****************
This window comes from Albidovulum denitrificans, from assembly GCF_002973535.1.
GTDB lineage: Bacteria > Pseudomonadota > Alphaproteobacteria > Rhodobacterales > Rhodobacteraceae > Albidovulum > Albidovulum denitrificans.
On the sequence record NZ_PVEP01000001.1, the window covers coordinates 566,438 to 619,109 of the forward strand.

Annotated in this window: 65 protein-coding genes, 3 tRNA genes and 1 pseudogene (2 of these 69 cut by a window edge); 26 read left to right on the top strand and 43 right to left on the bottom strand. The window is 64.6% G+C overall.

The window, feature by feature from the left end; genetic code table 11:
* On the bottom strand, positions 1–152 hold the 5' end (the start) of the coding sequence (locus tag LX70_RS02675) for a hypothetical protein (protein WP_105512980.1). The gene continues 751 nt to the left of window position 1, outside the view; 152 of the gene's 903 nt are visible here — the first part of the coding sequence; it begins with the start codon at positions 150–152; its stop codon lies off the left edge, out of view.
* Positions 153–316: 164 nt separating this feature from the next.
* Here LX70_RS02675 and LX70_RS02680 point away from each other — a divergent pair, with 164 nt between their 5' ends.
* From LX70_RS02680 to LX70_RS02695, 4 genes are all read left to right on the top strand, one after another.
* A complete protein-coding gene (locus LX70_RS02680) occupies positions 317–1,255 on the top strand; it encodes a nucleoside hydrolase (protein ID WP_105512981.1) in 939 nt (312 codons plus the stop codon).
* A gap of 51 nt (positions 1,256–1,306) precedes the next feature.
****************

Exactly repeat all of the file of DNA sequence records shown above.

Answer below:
This window comes from Albidovulum denitrificans, from assembly GCF_002973535.1.
GTDB lineage: Bacteria > Pseudomonadota > Alphaproteobacteria > Rhodobacterales > Rhodobacteraceae > Albidovulum > Albidovulum denitrificans.
On the sequence record NZ_PVEP01000001.1, the window covers coordinates 566,438 to 619,109 of the forward strand.

Annotated in this window: 65 protein-coding genes, 3 tRNA genes and 1 pseudogene (2 of these 69 cut by a window edge); 26 read left to right on the top strand and 43 right to left on the bottom strand. The window is 64.6% G+C overall.

The window, feature by feature from the left end; genetic code table 11:
* On the bottom strand, positions 1–152 hold the 5' end (the start) of the coding sequence (locus tag LX70_RS02675) for a hypothetical protein (protein WP_105512980.1). The gene continues 751 nt to the left of window position 1, outside the view; 152 of the gene's 903 nt are visible here — the first part of the coding sequence; it begins with the start codon at positions 150–152; its stop codon lies off the left edge, out of view.
* Positions 153–316: 164 nt separating this feature from the next.
* Here LX70_RS02675 and LX70_RS02680 point away from each other — a divergent pair, with 164 nt between their 5' ends.
* From LX70_RS02680 to LX70_RS02695, 4 genes are all read left to right on the top strand, one after another.
* A complete protein-coding gene (locus LX70_RS02680) occupies positions 317–1,255 on the top strand; it encodes a nucleoside hydrolase (protein ID WP_105512981.1) in 939 nt (312 codons plus the stop codon).
* A gap of 51 nt (positions 1,256–1,306) precedes the next feature.